PETALING JAYA: The government is working on streamlining various processes in the start-up ecosystem to ensure greater efficiency, economy minister Rafizi Ramli said today.
Rafizi said the objective is to enable tech start-up entrepreneurs to get their applications processed and approvals obtained from just one agency instead of multiple ones as is the case now.
He said he is already working with the communication and digital ministry as well as the science, technology and innovation ministry to bring together stakeholders from various agencies to map out the process.
“(Ultimately) we want to move to a single policy approach, which means that if I am a tech start-up owner, I only go to one place with one application,” he said at the National Economic Forum today.
“The situation for start-ups at present is quite scattered, having to go to multiple agencies to get the assistance they need,” he said.
“The tech ecosystem just wants to go to one window. Without a single window there will be a lot of duplication and it will be difficult for our start-ups to reach economies of scale,” he added.
Rafizi said currently there is an agency at every stage of the process, namely funding, incubation and capability-building.
As a result, a tech start-up owner may not know which agency to go to, he added.
Rafizi said he will be announcing a “clear plan” in August after examining all the pain-points in each agency.
He said the government is also working on streamlining processes in other areas such as the application for visa by expatriates.
“This does not mean merging all the agencies. It is just a single interface or a ‘front end’ for everyone to work with,” he explained.
Malaysia to hit high income nation status by 2028
Touching on the economy, Rafizi said Malaysia will make the transition into an upper-middle to high income nation by 2028 “if everything goes according to plan”.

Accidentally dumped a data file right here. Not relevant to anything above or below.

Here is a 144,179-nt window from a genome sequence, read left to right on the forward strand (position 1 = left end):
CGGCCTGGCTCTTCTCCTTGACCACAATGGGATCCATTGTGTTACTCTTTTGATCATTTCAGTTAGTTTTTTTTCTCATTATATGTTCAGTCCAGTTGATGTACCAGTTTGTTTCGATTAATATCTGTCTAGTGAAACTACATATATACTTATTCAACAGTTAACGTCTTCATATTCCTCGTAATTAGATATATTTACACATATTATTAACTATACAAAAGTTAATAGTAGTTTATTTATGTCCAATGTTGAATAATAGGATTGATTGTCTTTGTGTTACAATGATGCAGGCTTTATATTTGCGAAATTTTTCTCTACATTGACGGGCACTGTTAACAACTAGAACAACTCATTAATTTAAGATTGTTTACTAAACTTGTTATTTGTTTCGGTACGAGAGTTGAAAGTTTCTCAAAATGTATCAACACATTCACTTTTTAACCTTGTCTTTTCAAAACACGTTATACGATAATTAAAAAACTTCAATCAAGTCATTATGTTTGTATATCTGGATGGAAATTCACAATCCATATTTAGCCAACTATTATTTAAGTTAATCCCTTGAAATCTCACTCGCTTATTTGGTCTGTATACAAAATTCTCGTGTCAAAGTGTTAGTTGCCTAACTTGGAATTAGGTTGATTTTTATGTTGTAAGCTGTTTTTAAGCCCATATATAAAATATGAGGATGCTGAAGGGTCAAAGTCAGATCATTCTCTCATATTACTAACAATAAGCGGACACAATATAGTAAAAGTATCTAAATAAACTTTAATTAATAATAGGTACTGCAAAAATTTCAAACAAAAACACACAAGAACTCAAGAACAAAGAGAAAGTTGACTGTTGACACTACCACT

He said the transformation requires focus on the country’s economic growth in terms of the gross domestic product (GDP) as well as ensuring this growth is sustainable in the long run and includes all sectors of the population.
He said many windows of opportunities had been missed in the past.
“I can’t continue advocating some of the things that were possible 10 to 15 years ago because we missed the window. We missed the window to become a high income nation as well as the fiscal consolidation that will bring more effective social safety nets,” Rafizi said.
He said Malaysia now has to operate within a “very weak” fiscal position.
“Our tax revenue as a percentage of GDP is the third lowest in this region,” he added.
“On the one hand we don’t want to remove subsidies, on the other we also don’t want to pay taxes and we also want good services,” he said.
Rafizi said this is why structural reforms, although painful, are necessary.
He highlighted the digital economy and green economy as the right path forward for the local economy.
On the digital front, the government wants to make transparent data that will enable the development of products that are widely consumed.
Meanwhile, Rafizi said, lifting the renewable energy ban last week was essential to make Malaysia a serious player in the renewable energy space.
He said by significantly increasing the country’s renewable energy capacity to 70% by 2050 and introducing a cross-border electricity exchange system, Malaysia will attract high-quality global investments, especially from RE100 multinationals, besides creating high-quality jobs for Malaysians.